Nene and Tyson Chandler have more in common than being the top-tier big men in this year's NBA free-agent class: They both had their feelings hurt by their former team.
Chandler appears unlikely to return to Dallas, in large part because of the Mavericks' insistence on preserving their payroll for next year's free-agent crop and because of Chandler's increasing involvement in the Chris Paul saga in New Orleans. But a source with knowledge of the situation said the prospect of Nene's returning to Denver remains entirely possible -- if not probable -- for the exact opposite reason.
Nene, who recently expressed disappointment over the Nuggets' reluctance to offer an extension until late last season, met extensively with Denver general manager Masai Ujiri on Monday and had what was characterized as a positive meeting. And while a serious discussion on contract terms didn't transpire, the team -- which is likely to have more than $20 million in salary-cap room -- is in a prime position to land the nine-year veteran as long as it offers a five-year deal.
Per the new rules of the soon-to-be-ratified collective bargaining agreement, the Nuggets are the only team able to give Nene a five-year deal with 7.5 percent raises while the rest of the league could offer only four-year deals with 4.5 percent raises. Were he able to land a maximum-salary deal (which appears unlikely), that would mean about $102.8 million in Denver as opposed to the four-year, $75.7 million deal he'd sign elsewhere.
Nene's first meeting on Monday was with Houston and he met with Indiana officials on Tuesday. The Pacers -- who are also very interested in Memphis restricted free agent Marc Gasol, but are unlikely to pry the center away from the Grizzlies -- arrived with front-office members Larry Bird and David Morway as well as coach Frank Vogel and lead assistant Brian Shaw. The Warriors and Nets are interested in both Chandler and Nene too, but they have yet to meet with either one. The Rockets also met with Chandler on Monday and with another free-agent center, Samuel Dalembert, on Tuesday, according to a source. The meeting was first reported by the Houston Chronicle.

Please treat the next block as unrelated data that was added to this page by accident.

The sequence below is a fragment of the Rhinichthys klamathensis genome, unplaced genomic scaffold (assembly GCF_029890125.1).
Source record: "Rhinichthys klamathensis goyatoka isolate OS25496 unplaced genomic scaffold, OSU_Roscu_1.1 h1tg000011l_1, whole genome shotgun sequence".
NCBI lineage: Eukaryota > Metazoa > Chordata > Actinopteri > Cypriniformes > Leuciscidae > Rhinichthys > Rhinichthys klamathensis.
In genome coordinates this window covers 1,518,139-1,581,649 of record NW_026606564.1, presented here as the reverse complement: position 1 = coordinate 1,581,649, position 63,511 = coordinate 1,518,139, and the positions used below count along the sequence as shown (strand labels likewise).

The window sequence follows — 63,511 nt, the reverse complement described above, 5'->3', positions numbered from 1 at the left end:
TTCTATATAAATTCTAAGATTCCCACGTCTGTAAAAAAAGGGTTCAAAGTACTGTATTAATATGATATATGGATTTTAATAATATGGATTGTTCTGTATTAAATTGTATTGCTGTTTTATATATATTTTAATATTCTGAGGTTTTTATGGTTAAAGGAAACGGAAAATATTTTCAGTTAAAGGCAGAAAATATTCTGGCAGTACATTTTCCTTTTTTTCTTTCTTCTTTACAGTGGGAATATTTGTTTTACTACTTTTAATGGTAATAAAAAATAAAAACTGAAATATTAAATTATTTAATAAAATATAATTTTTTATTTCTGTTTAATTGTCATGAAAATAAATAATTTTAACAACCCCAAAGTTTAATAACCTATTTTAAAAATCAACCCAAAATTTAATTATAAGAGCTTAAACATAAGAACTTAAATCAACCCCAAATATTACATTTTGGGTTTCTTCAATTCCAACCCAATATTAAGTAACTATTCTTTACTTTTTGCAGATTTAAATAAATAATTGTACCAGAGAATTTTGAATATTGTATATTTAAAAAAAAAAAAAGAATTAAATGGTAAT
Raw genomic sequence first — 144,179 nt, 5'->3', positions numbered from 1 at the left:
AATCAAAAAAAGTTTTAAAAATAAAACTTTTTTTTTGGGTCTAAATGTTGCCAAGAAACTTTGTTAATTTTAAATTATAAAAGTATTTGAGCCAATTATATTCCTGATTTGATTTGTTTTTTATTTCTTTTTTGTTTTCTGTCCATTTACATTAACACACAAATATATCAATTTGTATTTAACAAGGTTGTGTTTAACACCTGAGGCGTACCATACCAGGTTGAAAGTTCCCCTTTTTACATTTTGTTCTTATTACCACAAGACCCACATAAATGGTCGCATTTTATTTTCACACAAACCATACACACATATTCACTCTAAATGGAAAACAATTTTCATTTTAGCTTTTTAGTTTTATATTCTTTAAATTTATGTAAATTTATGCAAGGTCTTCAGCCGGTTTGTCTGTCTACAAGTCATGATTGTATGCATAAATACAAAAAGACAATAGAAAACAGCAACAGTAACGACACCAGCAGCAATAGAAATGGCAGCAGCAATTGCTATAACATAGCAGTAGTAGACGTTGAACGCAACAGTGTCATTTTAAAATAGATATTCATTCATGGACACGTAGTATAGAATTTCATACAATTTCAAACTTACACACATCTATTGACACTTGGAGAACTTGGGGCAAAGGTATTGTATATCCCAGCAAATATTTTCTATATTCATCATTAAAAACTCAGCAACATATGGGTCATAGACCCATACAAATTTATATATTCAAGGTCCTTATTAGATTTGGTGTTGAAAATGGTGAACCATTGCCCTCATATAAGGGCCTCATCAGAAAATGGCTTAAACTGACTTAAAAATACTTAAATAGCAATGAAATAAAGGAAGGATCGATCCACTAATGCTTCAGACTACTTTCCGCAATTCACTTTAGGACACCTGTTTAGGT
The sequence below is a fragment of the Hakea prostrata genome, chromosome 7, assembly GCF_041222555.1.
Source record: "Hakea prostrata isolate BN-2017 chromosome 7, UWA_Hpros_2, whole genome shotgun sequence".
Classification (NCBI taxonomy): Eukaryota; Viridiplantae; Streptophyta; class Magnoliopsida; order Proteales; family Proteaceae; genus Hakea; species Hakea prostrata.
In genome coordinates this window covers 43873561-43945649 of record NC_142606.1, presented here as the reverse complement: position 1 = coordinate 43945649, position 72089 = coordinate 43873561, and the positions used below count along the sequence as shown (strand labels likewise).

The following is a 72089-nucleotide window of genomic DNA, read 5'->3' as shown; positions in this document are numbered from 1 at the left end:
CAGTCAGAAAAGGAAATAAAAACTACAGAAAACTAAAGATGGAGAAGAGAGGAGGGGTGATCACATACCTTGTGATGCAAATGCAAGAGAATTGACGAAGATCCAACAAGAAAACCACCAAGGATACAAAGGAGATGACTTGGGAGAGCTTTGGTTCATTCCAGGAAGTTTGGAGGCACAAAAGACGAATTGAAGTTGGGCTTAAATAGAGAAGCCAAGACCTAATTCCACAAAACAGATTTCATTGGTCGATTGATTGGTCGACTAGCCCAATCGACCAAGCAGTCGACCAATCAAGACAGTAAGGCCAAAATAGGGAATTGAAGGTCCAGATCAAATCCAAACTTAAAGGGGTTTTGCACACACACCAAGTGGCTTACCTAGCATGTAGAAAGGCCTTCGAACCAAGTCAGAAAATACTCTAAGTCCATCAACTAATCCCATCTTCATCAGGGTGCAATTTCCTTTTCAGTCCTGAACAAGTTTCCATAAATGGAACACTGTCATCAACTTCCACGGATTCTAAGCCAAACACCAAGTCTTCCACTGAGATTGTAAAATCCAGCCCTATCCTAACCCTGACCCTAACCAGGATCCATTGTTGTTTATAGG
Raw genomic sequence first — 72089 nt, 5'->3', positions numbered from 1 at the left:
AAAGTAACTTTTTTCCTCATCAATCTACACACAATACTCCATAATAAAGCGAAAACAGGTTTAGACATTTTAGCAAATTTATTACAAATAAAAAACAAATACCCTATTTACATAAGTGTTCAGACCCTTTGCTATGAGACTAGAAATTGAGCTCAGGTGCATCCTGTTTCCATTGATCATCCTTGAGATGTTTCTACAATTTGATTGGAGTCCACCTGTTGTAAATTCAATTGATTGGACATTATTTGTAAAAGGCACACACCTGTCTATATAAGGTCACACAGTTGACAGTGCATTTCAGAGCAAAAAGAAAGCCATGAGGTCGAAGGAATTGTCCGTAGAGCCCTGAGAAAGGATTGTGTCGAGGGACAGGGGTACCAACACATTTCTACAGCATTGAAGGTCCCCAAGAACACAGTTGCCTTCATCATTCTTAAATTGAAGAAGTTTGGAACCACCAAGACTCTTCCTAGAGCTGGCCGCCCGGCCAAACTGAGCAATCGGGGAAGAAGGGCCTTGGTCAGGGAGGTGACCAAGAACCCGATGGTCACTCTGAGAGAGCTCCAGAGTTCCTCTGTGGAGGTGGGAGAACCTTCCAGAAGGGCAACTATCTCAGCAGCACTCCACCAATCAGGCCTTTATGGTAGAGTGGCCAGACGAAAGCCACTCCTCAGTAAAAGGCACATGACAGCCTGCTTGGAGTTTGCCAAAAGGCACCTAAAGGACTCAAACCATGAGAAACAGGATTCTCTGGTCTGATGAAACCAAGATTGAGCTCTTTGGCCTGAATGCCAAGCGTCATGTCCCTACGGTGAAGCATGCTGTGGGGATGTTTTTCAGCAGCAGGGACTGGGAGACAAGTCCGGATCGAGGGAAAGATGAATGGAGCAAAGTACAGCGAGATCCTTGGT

While it remains unlikely that Dalembert would consider accepting the mid-level exception (up to four years, starting at $5 million) from a contender like Miami, the odds of him landing in Houston appear to be on the rise considering the situation in Sacramento. While sources say the Kings want to keep Dalembert, there is a significant gap to bridge on the economics and Sacramento appears willing to lose Dalembert should the contract remain in the territory of $10 million per year. While the Rockets might not be willing to pay Dalembert at that rate, either, the absence of state taxes in Texas offers a slight edge over California, and Houston may see Dalembert as an attractive and cheaper alternative to Nene or Chandler.
Chandler's situation grew more complicated on Tuesday, when Yahoo! Sports reported that Paul would be more willing to stay long-term with the Warriors or the Clippers if his former Hornets teammate Chandler was signed as well. According to sources close to the situation, that dynamic is most likely to help Golden State as the Clippers aren't looking to go that route.